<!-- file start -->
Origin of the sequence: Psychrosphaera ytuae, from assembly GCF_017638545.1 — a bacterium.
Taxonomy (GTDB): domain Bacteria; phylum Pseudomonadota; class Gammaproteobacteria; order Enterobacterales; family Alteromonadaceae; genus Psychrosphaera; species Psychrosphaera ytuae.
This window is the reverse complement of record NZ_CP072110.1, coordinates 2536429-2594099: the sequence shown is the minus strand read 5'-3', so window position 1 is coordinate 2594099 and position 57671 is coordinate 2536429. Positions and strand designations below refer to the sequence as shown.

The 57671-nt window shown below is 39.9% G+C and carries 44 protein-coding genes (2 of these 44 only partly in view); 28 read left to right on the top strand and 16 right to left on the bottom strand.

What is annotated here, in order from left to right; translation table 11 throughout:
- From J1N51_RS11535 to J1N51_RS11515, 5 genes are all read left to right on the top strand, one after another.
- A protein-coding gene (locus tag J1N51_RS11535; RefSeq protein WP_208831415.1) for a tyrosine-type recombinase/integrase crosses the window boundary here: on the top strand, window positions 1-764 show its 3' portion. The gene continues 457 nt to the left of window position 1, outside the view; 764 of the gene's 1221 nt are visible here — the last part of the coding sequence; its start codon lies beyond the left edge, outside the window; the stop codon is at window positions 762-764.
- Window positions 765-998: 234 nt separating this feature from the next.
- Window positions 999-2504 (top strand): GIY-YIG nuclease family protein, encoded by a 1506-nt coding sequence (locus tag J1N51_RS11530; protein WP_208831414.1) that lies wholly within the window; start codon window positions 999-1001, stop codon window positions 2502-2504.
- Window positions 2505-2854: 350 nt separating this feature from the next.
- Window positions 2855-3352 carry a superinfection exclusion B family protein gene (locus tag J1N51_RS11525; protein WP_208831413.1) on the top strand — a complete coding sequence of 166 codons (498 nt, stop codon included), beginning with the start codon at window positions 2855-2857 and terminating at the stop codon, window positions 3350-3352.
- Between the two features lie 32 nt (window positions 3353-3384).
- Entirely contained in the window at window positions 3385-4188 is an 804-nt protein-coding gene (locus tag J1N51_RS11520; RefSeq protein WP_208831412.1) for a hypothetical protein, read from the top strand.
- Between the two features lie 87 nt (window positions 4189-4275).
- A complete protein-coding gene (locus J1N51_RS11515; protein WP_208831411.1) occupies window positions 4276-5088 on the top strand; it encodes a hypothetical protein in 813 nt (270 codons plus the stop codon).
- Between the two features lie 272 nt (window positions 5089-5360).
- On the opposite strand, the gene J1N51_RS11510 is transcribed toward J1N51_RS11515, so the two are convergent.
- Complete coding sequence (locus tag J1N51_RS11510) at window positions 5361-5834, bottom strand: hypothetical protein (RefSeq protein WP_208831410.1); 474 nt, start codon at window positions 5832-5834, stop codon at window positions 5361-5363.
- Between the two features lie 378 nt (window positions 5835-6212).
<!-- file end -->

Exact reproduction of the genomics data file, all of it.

Origin of the sequence: Psychrosphaera ytuae, from assembly GCF_017638545.1 — a bacterium.
Taxonomy (GTDB): domain Bacteria; phylum Pseudomonadota; class Gammaproteobacteria; order Enterobacterales; family Alteromonadaceae; genus Psychrosphaera; species Psychrosphaera ytuae.
This window is the reverse complement of record NZ_CP072110.1, coordinates 2536429-2594099: the sequence shown is the minus strand read 5'-3', so window position 1 is coordinate 2594099 and position 57671 is coordinate 2536429. Positions and strand designations below refer to the sequence as shown.

The 57671-nt window shown below is 39.9% G+C and carries 44 protein-coding genes (2 of these 44 only partly in view); 28 read left to right on the top strand and 16 right to left on the bottom strand.

What is annotated here, in order from left to right; translation table 11 throughout:
- From J1N51_RS11535 to J1N51_RS11515, 5 genes are all read left to right on the top strand, one after another.
- A protein-coding gene (locus tag J1N51_RS11535; RefSeq protein WP_208831415.1) for a tyrosine-type recombinase/integrase crosses the window boundary here: on the top strand, window positions 1-764 show its 3' portion. The gene continues 457 nt to the left of window position 1, outside the view; 764 of the gene's 1221 nt are visible here — the last part of the coding sequence; its start codon lies beyond the left edge, outside the window; the stop codon is at window positions 762-764.
- Window positions 765-998: 234 nt separating this feature from the next.
- Window positions 999-2504 (top strand): GIY-YIG nuclease family protein, encoded by a 1506-nt coding sequence (locus tag J1N51_RS11530; protein WP_208831414.1) that lies wholly within the window; start codon window positions 999-1001, stop codon window positions 2502-2504.
- Window positions 2505-2854: 350 nt separating this feature from the next.
- Window positions 2855-3352 carry a superinfection exclusion B family protein gene (locus tag J1N51_RS11525; protein WP_208831413.1) on the top strand — a complete coding sequence of 166 codons (498 nt, stop codon included), beginning with the start codon at window positions 2855-2857 and terminating at the stop codon, window positions 3350-3352.
- Between the two features lie 32 nt (window positions 3353-3384).
- Entirely contained in the window at window positions 3385-4188 is an 804-nt protein-coding gene (locus tag J1N51_RS11520; RefSeq protein WP_208831412.1) for a hypothetical protein, read from the top strand.
- Between the two features lie 87 nt (window positions 4189-4275).
- A complete protein-coding gene (locus J1N51_RS11515; protein WP_208831411.1) occupies window positions 4276-5088 on the top strand; it encodes a hypothetical protein in 813 nt (270 codons plus the stop codon).
- Between the two features lie 272 nt (window positions 5089-5360).
- On the opposite strand, the gene J1N51_RS11510 is transcribed toward J1N51_RS11515, so the two are convergent.
- Complete coding sequence (locus tag J1N51_RS11510) at window positions 5361-5834, bottom strand: hypothetical protein (RefSeq protein WP_208831410.1); 474 nt, start codon at window positions 5832-5834, stop codon at window positions 5361-5363.
- Between the two features lie 378 nt (window positions 5835-6212).